Are You Close to Experiencing Burnout in Your Wedding Planning Business?
- September 5, 2013
- Posted by: Deborah Moody
- Category: Business Tips Uncategorized Wedding Planner Advice
Have you been experiencing burnout in your Wedding Planning business? Has your once fun and exciting career left you feeling drained? Simply put, small business burnout is long-term physical, emotional or mental exhaustion that causes a diminished interest in work. It can happen both to financially struggling business owners as well as those who are successful. But how does a person who was once intensely passionate about being a professional wedding planner reach this point… especially if their business seems to be doing well?
The main reason for burnout is due to excessive and prolonged stress. This can be caused by:
- Your type of personality – being too much of a perfectionist, too controlling or too driven.
- Your lifestyle – poor eating habits, working too many hours without enough family and play time, no support, a lack of adequate sleep, doing it all yourself, or an overloaded schedule.
- Work-related issues – highly demanding expectations from clients, not enough recognition for your hard work, working on a high pressure contract.
- Frustration – when things do not happen at the time you want or the way you want, getting frustrated can add to your burnout level.
But how do we prevent ourselves from getting to this point? There is much we can do to alleviate stress so that it doesn’t overwhelm us and lead to burnout. Consider the 5 following suggestions:
- Keep yourself physically healthy. By eating foods that are good for you and adding regular, moderate exercise (some recommend light aerobics 3 times a week for at least 20 minutes*) to your schedule, you can improve your health. This in turn promotes a sense of well-being (most likely partly due to endorphins being released into your system from aerobics). Add a regular schedule of adequate sleep to this, and you can improve your ability to manage stress.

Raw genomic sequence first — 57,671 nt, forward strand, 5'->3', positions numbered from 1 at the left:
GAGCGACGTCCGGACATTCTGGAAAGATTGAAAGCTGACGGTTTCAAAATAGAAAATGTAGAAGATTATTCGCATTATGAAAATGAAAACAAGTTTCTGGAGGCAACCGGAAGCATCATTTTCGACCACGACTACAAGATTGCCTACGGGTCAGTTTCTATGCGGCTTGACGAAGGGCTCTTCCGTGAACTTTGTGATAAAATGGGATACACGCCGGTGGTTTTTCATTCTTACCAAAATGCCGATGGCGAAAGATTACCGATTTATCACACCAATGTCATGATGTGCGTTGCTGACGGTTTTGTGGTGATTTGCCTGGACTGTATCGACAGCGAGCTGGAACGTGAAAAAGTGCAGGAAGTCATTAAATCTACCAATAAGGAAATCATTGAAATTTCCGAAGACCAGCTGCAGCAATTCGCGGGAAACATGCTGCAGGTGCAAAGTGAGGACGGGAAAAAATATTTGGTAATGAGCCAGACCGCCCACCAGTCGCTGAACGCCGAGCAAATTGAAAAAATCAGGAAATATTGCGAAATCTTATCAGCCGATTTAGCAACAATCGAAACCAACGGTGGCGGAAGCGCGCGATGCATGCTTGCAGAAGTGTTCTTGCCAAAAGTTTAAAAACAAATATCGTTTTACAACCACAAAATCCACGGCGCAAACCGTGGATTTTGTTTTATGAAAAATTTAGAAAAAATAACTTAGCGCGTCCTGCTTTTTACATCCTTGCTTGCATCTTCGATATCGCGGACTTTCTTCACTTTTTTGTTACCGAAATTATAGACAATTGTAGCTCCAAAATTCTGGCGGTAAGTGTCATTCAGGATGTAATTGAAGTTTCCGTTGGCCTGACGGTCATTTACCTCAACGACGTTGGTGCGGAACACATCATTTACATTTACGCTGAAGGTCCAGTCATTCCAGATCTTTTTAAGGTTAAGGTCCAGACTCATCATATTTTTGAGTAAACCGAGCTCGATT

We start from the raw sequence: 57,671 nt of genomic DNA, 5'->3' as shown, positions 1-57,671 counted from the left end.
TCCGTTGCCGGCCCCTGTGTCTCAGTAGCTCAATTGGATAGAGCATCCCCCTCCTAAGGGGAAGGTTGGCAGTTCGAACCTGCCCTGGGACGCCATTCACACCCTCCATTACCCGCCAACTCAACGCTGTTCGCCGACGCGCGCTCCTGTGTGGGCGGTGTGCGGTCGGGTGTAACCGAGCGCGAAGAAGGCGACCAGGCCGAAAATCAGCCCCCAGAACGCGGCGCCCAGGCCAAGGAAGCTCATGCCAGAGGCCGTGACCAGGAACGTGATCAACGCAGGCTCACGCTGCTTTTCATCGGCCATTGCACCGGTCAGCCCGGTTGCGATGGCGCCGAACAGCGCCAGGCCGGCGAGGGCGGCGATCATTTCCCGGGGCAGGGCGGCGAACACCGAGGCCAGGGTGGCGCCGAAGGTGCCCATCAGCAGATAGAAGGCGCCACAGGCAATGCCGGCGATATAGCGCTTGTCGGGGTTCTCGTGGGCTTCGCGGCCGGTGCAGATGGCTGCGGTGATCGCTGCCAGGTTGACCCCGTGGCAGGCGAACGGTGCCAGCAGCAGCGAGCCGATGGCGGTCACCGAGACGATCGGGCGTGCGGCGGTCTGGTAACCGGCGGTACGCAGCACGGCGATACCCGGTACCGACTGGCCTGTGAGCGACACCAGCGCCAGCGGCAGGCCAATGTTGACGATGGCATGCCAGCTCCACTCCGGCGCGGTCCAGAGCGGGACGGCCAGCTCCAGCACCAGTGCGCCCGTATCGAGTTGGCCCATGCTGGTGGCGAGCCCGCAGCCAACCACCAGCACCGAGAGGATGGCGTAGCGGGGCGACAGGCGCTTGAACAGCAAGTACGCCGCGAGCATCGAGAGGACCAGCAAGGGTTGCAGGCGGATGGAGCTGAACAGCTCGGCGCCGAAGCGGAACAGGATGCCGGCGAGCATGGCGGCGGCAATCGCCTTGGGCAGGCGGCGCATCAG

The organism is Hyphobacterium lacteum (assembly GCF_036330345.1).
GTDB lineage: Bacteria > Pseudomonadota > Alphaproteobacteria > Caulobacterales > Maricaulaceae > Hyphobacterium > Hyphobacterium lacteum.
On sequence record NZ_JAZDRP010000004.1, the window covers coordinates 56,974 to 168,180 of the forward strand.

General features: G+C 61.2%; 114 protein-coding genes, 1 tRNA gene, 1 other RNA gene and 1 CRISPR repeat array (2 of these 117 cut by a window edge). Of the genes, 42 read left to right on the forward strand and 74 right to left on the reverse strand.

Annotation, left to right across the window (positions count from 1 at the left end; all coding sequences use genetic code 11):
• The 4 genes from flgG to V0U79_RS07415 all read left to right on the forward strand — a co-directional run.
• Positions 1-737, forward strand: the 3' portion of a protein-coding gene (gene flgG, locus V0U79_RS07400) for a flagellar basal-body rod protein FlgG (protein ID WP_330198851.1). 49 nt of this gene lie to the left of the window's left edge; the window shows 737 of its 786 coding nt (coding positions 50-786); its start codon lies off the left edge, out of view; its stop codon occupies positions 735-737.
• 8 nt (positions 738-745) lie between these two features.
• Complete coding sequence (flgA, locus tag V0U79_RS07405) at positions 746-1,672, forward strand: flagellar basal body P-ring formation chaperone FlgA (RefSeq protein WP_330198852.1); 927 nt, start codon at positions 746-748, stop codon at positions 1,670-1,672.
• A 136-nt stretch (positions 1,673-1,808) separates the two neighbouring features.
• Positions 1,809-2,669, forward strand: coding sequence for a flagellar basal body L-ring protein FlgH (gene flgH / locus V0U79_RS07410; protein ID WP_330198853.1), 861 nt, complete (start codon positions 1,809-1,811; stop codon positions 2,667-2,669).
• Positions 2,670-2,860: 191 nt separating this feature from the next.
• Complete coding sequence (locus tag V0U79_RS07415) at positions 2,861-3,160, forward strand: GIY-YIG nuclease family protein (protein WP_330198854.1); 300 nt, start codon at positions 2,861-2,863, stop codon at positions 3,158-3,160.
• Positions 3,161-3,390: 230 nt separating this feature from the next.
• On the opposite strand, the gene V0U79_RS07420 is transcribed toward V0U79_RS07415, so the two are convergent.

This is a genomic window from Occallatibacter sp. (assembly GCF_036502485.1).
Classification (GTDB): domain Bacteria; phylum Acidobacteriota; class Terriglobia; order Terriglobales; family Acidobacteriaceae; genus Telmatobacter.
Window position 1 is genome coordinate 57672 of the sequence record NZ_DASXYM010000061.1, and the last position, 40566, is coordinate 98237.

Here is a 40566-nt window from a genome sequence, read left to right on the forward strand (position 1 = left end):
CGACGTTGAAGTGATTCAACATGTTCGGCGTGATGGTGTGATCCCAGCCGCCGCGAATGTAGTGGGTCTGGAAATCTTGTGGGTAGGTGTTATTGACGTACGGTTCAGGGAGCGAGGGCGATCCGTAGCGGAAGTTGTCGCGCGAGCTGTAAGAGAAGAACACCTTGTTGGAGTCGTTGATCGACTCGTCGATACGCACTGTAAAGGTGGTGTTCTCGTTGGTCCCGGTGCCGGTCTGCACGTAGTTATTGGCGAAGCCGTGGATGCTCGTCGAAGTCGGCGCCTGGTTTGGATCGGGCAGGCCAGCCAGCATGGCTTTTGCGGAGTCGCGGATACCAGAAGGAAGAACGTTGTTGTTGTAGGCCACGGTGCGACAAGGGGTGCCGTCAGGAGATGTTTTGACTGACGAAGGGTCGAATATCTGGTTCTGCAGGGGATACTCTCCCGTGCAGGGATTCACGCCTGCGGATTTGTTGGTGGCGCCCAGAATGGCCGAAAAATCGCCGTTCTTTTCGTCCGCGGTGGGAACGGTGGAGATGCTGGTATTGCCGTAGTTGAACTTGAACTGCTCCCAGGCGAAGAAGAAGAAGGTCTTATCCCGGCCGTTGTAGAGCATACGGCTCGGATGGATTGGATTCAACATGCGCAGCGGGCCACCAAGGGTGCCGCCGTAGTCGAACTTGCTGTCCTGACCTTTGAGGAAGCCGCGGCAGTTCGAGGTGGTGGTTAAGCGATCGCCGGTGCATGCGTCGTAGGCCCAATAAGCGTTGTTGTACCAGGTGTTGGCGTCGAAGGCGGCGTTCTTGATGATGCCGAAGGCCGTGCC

- Keep yourself organized. List the daily tasks. Determine your priorities, make a schedule, and stick to it. By doing so, you will find it easier to cope with stress. Do the tasks you dislike first. Try doing 3 – 5 things from your list before you read your emails.
- Make time for family and recreation/creativity. Your family will most likely be your best support group when you are facing stress. They know you for who you are and love you unconditionally. Be sure to reciprocate by giving them your time. Participating in recreation and nourishing your creativity away from work-related activities now and then refreshes the soul, and helps you return to your work with a positive attitude.
- Be balanced and reasonable. Burnout can be caused by constantly pushing yourself to the limit both physically and emotionally, or by expecting perfection. To prevent overextending yourself, learn to say “no” to that which exceeds what you can reasonably handle. This includes not infringing on your personal and family time. When you are with your family be present, not on the phone talking to a client.
- Get support, and learn to delegate. As a small business owner you have many ‘hats to wear’. Having a social network with those connected to you in the wedding industry and small business world will allow you to throw around ideas and receive input. As you get to know them, you may find some whose expertise could help your business develop smoothly, and perhaps hire them as contractors to help ease your workload.
- Avoid getting frustrated. Continue to provide quality service, and exercise patience in overcoming challenges
- Time Management. Set realistic expectations and boundaries for your bride and yourself. Remember, the bride has hired you. She does not own you for the next 12 months. Consider increasing your prices and decreasing your events. At a certain point it will balance out. Determine your objective. Is it money or providing the best for each client?
- Goal Setting. Ask yourself: “Is this still my passion?” If so, spend the downtime after the wedding season to evaluate what is working and what is not. Set new goals and a realistic plan to reach them. Rethink marketing strategies and review collateral materials. You may receive a new outlook by simply changing your color scheme or changing your approach.
* Be sure to check with your doctor for recommendations if you have health issues.
These are just a few suggestions. Is there anything in particular that has helped prevent you from reaching burnout? ACPWC would love to hear it. Please share with us in the comments below.